Trustees Executors (TE) already-busy recruitment drive has gone into turbo mode following the departure of three more senior staff over the last few weeks.
John Winch, former TE head of private wealth, finished with the firm last week following earlier resignations from long-time client services manager, Sean Roberts, and more recent hire, Peter Wells.
The latest triple exit comes just weeks after TE head of governance, Mel Hewitson, resigned. In December 2017 another TE stalwart, David Mansfield, head of business development (and integral to the firm’s lucrative fund administration arm) departed after nine years in the role.
Interestingly, both Mansfield and Hewitson have recently resurfaced at competitor firms: the former on a 12-month contract client services role with BNP Paribas Securities Services in Wellington; and, the latter as a non-executive director with the recently-rebooted Heritage Trustees.
Roberts, who spent over 18 years with TE – mainly as a governance specialist, has taken up the customer services manager job with Masterton-based Forest Enterprises. Forest Enterprises is a TE client.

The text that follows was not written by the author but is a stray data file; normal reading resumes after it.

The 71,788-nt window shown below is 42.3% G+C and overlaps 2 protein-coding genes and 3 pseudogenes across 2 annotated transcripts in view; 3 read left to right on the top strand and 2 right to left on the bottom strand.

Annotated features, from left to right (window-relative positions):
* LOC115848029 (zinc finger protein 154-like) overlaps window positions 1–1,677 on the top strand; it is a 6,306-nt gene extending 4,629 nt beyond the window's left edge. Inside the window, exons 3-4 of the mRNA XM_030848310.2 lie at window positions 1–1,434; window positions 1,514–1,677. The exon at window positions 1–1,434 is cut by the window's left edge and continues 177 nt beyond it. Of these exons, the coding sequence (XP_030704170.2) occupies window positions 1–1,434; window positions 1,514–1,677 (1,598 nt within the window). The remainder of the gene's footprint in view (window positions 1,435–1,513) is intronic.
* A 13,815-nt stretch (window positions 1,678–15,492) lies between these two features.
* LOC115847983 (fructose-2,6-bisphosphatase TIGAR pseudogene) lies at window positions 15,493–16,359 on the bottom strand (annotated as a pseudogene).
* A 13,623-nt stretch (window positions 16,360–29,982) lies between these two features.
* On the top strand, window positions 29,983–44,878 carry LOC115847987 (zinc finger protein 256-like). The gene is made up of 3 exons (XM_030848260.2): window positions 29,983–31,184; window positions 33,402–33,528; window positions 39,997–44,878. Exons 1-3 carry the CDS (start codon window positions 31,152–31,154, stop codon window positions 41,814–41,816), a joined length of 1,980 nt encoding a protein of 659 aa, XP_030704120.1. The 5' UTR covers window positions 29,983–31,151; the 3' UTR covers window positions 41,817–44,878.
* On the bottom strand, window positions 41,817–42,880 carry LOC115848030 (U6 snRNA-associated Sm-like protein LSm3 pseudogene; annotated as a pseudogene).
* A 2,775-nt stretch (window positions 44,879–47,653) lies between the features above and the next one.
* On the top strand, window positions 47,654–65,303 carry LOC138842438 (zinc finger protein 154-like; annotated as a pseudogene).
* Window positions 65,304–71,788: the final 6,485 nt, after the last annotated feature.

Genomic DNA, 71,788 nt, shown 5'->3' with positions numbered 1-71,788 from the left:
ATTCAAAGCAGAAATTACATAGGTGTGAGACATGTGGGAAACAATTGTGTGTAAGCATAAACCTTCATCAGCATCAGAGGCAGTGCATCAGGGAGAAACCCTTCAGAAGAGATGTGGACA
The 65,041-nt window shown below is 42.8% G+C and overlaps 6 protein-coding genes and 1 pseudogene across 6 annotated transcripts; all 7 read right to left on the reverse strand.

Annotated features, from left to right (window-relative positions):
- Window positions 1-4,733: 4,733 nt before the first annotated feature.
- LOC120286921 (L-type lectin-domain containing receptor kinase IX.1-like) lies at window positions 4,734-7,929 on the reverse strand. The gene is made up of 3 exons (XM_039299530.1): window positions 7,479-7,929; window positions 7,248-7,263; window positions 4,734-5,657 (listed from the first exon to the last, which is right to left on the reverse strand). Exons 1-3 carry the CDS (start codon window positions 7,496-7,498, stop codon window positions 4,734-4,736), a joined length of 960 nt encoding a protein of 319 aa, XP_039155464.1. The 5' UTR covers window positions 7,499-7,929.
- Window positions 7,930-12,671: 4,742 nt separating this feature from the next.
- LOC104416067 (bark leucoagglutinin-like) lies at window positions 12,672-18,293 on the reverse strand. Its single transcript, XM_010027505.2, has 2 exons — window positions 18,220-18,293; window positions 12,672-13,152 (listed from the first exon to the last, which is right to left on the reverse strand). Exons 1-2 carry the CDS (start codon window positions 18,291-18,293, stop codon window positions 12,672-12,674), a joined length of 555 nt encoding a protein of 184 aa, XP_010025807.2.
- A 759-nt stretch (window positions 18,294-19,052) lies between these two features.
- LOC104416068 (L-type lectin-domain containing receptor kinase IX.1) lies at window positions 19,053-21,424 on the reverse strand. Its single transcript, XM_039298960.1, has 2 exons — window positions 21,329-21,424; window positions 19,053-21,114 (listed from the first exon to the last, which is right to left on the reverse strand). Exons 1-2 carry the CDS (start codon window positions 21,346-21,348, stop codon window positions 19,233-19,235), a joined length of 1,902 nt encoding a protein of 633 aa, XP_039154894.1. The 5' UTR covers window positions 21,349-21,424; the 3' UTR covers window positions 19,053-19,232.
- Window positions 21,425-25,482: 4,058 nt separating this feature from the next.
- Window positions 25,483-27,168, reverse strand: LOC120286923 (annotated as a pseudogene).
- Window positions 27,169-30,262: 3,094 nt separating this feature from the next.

Also on the TE supervisory side of the business, Wells, monitory manager governance and oversight for just over a year, left recently for a gig at the Financial Markets Authority. It is understood that Winch, who joined TE from Kiwibank/GMI about 18 months ago, is pursuing other options.
Rob Russell, TE chief, said while the rash of high-level resignations depleted the group of institutional knowledge, it would look to recruit replacements as soon as possible.
This year TE has already hired three new client services staff to bolster the group’s fund admin business but has yet to replace Mansfield in the senior role.
Russell said the recruitment process had unearthed a few potential candidates for the various open roles (prior to the latest resignations).
“But it’s a pretty tight market,” he said. “People are beefing up their regulatory capabilities across the industry.”
TE operates three business lines: wealth management; supervisory (traditional trustee services); and, the most-profitable fund administration arm. Last year TE retained its biggest fund admin client, Fisher Funds, following a highly-competitive bidding war. However, the firm recently lost the registry contract for the $5 billion plus Milford Asset Management.
Over the 12 months to September 30 last year TE reported a net profit after tax of about $9 million.
In 2015 TE was shopped around in Australia with a reported offer of about $150 million then on the table.
Russell said TE was not currently on the market.
“The company is not for sale at all,” he said.